This is the fourth project in Seacology’s seven-village Sabah Regional Watershed Protection Project, which will protect more than 5,000 acres of forest watershed.
Borneo is famous for its biodiversity. There are at least 15,000 kinds of plants (6,000 found nowhere else); 10 primate species; hundreds of other mammal, bird, and fish species; 150 reptile and amphibian species; and countless insects. Culture also runs deep. The world’s oldest known figurative painting was daubed on the wall of a Borneo cave 40,000 years ago.
But development threatens Borneo’s vibrant ecosystems and cultures. Huge oil palm plantations already cover an estimated 25% of Sabah’s beautiful rainforest, and villagers are under constant economic pressure to convert forests into fields.
This project will protect forest near Malapi, a remote settlement of 350 people. Community members have a strong connection to place; they take very good care of the forest because it is not only their home, but also their drugstore and their grocery. Most of Malapi’s residents, members of the indigenous Dusun Sugud group, are subsistence farmers who grow rice, vegetables, and fruit. The only accessible jobs are on oil palm plantations or construction projects, and about 30% of the men work as laborers, returning to the village on weekends. The closest towns are more than a two-hour drive away, and the nearest secondary school is almost 40 miles away. There is no electricity.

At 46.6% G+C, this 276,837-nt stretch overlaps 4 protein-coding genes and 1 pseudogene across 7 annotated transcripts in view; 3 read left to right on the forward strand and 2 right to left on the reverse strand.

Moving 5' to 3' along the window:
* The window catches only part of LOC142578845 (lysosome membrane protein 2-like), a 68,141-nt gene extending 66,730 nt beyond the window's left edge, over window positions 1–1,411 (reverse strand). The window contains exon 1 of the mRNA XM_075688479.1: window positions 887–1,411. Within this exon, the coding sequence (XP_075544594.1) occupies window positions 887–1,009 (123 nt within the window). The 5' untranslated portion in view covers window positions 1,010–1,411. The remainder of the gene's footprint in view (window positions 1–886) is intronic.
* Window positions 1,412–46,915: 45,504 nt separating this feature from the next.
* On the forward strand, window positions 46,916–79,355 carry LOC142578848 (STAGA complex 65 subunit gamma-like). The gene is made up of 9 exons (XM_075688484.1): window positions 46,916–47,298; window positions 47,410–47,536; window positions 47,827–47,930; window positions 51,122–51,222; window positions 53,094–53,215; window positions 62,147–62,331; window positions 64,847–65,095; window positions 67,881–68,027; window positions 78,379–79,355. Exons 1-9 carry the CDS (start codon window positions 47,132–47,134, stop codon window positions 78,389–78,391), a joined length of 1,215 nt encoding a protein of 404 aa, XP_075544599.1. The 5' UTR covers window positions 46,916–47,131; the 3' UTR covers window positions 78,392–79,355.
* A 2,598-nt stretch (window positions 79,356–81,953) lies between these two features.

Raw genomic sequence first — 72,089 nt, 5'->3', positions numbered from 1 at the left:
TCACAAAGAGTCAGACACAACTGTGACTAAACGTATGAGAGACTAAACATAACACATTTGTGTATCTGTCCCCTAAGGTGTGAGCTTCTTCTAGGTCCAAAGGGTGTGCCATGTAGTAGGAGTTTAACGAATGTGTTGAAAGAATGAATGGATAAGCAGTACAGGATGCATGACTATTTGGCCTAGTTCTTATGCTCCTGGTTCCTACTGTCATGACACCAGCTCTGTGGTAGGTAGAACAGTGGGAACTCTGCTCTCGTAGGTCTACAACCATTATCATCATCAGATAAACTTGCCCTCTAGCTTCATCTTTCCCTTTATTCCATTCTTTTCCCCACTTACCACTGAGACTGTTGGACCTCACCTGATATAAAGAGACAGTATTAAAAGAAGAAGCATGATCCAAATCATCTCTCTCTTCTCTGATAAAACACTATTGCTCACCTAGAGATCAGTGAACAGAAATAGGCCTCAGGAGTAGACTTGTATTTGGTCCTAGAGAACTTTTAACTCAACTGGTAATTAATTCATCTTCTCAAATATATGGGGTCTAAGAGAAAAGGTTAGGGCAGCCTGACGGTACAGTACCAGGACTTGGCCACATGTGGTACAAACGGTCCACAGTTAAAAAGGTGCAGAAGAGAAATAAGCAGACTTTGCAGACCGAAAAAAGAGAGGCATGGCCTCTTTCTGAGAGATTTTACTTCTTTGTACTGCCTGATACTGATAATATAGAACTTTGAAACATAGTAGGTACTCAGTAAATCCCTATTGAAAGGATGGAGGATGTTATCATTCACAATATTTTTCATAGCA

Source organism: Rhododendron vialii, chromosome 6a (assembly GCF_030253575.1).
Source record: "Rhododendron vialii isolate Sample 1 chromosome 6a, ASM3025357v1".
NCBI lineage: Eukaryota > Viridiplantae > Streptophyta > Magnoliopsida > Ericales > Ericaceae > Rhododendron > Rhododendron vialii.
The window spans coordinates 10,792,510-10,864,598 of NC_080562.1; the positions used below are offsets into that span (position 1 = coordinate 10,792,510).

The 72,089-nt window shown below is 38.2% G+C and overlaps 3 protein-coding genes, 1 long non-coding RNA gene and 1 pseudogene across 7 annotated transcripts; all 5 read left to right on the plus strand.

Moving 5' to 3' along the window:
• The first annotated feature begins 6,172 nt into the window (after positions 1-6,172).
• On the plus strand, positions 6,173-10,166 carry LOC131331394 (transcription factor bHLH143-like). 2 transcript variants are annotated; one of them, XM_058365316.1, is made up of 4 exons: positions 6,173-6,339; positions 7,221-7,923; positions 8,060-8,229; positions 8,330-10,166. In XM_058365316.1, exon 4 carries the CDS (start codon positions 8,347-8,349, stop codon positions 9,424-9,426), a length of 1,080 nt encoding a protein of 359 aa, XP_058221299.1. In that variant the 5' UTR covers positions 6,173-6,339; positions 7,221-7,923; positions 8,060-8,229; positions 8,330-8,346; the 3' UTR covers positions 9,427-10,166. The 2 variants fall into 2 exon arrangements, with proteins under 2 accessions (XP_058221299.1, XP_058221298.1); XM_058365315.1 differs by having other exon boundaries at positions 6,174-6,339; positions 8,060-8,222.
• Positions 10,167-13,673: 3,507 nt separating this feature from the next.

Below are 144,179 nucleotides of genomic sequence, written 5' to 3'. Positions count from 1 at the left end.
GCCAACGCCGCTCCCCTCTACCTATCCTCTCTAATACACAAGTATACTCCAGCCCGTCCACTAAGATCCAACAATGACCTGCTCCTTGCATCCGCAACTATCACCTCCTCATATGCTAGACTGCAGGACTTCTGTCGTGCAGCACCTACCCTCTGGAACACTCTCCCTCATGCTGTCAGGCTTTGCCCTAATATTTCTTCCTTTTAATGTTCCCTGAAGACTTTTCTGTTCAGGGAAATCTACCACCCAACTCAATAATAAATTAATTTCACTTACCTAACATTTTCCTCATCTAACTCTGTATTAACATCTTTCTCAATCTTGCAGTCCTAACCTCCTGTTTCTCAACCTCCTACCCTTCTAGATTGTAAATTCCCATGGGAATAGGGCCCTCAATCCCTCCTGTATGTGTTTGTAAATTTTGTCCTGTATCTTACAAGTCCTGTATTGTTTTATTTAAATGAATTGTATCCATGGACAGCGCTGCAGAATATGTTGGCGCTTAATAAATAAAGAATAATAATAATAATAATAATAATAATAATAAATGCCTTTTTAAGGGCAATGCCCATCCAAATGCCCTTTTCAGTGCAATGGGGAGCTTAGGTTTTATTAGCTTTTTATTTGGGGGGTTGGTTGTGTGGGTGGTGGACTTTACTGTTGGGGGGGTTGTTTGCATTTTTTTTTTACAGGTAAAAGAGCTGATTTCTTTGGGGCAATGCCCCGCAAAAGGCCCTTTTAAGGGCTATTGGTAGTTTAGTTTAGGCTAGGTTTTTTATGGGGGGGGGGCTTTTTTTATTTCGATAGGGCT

Working with PACOS Trust, the community will use a Seacology grant to install a gravity-fed water system to provide clean running water, which in turn creates a powerful incentive to actively protect the watershed. Villagers now must collect and boil rainwater for drinking water. Water for washing comes from the Sugud River, which for decades has been heavily polluted by an upstream copper mine.